When Russian gas giant Gazprom bought up Kyrgyzstan’s natural gas distribution system in 2014, some grumbled about loss of sovereignty, while others were relieved the purchase meant gas cut-offs could become a thing of the past.
So there will be some dismay if Gazprom-Kyrgyzstan, as the local affiliate is called, follows through on threats to suspend gas supplies in the country.
News website Zanoza.kg on February 18 reported that Olga Lavrova, Gazprom-Kyrgyzstan’s deputy general director for finances, said the danger of a cut-off has been precipitated by a dispute over debt with German-owned plate glass manufacturer Interglass.
“Because of the debts owed by Interglass, the whole of Kyrgyzstan could end up without gas,” Lavrova was quoted as saying.
Gazprom-Kyrgyzstan has since its incorporation been engaged in an uphill battle to force its customers to pay for the fuel that they use. Interglass is by far the largest delinquent debtor with 698 million som in unpaid bills and another 419 million som in interest outstanding on those debts, according to the gas supplier. As of February 1, that puts Interglass’ total debt to Gazprom at a whopping $15 million at the current rate.
Lavrova said Interglass continues to use 1.2 million som worth of gas daily, while only usually paying 2-3 million som per month.
Failure by the glass producer to pay its bills has caused Gazprom-Kyrgyzstan in turn to accumulate debts to its suppliers of $12.5 million, Lavrova was quoted as saying.
“Gazprom-Kyrgyzstan has not paid for its supplies of natural gas in November 2015. The supplier has allowed for a delay in payment, and is not charging interest, but this situation cannot go on indefinitely,” Lavrova said.
But if the supplier is not paid, flows of gas will come to a halt, she said.
Gazprom-Kyrgyzstan says it has initiated bankruptcy proceedings against Interglass in an attempt to claw back some cash through a seizure of assets, but to no avail. Interglass apparently has no money in any of its bank accounts inside Kyrgyzstan and the company’s assets are being held as collateral by a third party.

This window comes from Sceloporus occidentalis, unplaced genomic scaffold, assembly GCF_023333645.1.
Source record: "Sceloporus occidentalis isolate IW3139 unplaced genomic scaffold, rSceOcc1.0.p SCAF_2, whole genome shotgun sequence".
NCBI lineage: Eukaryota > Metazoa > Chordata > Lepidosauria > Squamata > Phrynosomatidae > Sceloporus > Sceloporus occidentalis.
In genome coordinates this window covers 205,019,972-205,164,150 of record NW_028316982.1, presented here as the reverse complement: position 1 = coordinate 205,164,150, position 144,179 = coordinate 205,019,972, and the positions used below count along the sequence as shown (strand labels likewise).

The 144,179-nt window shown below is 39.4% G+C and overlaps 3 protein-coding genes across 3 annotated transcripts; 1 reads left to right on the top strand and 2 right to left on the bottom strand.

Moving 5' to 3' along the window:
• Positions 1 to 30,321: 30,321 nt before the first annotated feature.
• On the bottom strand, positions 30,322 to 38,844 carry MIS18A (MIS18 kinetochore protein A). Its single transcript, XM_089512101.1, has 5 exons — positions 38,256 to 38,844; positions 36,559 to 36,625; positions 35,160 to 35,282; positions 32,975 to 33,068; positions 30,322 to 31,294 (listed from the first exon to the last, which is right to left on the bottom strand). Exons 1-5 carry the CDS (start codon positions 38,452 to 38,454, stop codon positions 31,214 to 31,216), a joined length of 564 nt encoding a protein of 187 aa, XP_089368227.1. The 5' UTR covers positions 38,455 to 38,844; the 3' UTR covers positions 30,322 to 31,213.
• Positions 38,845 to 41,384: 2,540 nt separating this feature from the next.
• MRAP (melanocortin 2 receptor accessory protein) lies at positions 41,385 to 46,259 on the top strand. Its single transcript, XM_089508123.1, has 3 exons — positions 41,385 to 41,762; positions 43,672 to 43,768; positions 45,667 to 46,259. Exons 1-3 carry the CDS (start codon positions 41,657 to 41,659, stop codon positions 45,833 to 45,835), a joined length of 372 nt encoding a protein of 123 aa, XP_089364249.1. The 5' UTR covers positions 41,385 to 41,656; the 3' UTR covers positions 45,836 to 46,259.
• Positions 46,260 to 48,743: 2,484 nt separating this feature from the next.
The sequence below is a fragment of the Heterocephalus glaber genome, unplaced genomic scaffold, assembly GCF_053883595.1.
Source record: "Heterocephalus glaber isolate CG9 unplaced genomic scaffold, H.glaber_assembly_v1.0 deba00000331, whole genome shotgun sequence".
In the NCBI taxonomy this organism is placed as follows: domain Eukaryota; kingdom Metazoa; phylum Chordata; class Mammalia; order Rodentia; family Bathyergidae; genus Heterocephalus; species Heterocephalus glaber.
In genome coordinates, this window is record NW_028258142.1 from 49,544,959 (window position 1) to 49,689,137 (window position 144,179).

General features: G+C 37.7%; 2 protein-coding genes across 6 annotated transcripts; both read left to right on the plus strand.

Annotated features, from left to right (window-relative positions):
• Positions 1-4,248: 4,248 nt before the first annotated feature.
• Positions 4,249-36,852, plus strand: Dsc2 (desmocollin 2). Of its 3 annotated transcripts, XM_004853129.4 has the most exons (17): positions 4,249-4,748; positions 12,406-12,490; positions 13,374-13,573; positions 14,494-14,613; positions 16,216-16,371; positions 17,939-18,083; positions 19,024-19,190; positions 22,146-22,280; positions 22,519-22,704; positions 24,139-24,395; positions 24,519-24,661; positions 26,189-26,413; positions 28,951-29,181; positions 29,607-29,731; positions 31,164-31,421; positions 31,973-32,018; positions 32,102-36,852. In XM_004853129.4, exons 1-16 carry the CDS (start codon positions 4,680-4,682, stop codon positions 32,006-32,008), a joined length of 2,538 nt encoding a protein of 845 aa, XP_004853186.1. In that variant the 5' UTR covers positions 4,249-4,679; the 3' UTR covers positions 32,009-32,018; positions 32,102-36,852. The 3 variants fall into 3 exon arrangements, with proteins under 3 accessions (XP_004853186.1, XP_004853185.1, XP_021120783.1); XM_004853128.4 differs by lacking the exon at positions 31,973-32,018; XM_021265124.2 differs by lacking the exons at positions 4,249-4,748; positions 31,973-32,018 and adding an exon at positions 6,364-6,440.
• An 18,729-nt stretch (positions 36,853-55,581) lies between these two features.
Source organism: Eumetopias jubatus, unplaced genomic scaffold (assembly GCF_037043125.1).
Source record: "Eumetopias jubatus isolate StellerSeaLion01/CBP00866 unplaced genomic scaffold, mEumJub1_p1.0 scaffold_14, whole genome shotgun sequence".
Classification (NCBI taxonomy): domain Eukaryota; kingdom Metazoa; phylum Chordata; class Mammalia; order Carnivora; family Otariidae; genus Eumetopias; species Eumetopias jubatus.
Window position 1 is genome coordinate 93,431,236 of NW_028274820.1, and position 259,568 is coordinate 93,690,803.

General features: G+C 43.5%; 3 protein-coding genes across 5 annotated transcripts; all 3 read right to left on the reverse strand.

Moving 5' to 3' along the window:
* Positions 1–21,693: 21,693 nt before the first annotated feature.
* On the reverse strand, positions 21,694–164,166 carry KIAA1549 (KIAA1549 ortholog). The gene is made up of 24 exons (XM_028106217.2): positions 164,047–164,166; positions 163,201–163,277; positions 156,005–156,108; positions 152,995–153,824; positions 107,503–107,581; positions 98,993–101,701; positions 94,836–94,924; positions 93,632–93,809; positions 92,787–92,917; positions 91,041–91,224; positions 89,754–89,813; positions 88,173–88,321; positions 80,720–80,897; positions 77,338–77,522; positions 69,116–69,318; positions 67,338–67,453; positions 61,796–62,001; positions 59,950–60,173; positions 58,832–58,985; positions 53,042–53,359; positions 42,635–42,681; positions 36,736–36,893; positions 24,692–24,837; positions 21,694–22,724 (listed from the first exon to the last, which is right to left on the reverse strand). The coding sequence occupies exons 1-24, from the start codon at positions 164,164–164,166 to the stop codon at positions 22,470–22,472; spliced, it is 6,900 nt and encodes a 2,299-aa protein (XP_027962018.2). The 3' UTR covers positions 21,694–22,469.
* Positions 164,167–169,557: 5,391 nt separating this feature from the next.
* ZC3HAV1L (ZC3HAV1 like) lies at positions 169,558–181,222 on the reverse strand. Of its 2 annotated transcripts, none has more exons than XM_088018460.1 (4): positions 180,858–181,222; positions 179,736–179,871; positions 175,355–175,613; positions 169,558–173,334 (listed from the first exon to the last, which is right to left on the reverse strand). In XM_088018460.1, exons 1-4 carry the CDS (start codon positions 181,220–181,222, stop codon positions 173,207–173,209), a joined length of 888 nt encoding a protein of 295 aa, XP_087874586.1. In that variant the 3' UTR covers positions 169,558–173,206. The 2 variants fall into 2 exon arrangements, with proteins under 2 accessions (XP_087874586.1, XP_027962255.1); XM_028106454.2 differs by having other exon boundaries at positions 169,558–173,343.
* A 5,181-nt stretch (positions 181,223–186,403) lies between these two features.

Online news agency 24.kg quoted Saltanat Djumagulova, an adviser to Gazprom-Kyrgyzstan’s general director, as saying that gas supplies to Interglass could be suspended within the coming two weeks unless debts are cleared.
“It turns out that we cannot secure the money owed to us by any means. So we have decided to cut off the company in the near future. We want to stop the further accumulation of our debts and see no other way of settling the issue,” Djumagulova said.
Such disputes are a far cry from the optimism that accompanied Gazprom’s entry into Kyrgyzstan. Back then, Gazprom was promising to invest 20 billion rubles ($560 million at the time) into upgrading the country’s aging gas distribution network and to extend the coverage of gas supply from 22 percent of the population to 66 percent.
As part of the symbolic $1 purchase of Kyrgyzstan’s gas company, then called Kyrgyzgaz, Gazprom also agreed to saddle itself with around $40 million worth of debt.
In fact, Gazprom-Kyrgyzstan in January finally paid $41.3 million owed to Kazakh supplier KazTransGaz for deliveries and “unauthorized gas bleeds” between 2004 and 2014.
Should Gazprom-Kyrgyzstan decided it can no longer supply gas, it could further strain Russia’s admittedly high standing among the population.
In January, Kyrgyzstan’s parliament voted to cancel a deal with Russian companies to build two major hydropower facilities after concluding that the projects were going nowhere.
Conscious of the importance of preserving friendly ties with Moscow, on which Kyrgyzstan remains heavily dependent, President Almazbek Atambayev adopted a strikingly forgiving tone ahead of the vote in parliament.
“In the current situation, when the economy of Russia is not on the rise, let’s just say, and the trend for oil prices is only going downward, we see that these agreements… well, for objective reasons they cannot be fulfilled by the Russian side,” he said.
UPDATE: Gazprom-Kyrgyzstan quickly rowed back from its official’s statements later on February 18 by assuring the public that natural gas supplies in Kyrgyzstan would remain “stable and uninterrupted.”
Still, the Russian-owned company injected a hint of warning into its reassurances, which appear to have been issued in reaction to a flurry of media reports about Lavrova’s possibly ill-judged remarks.
“The inability of Interglass to settle its accumulated debts negatively impacts Gazprom-Kyrgyzstan’s ability to fulfill its duties to pay for the gas that is delivered to this country,” the company said in a statement.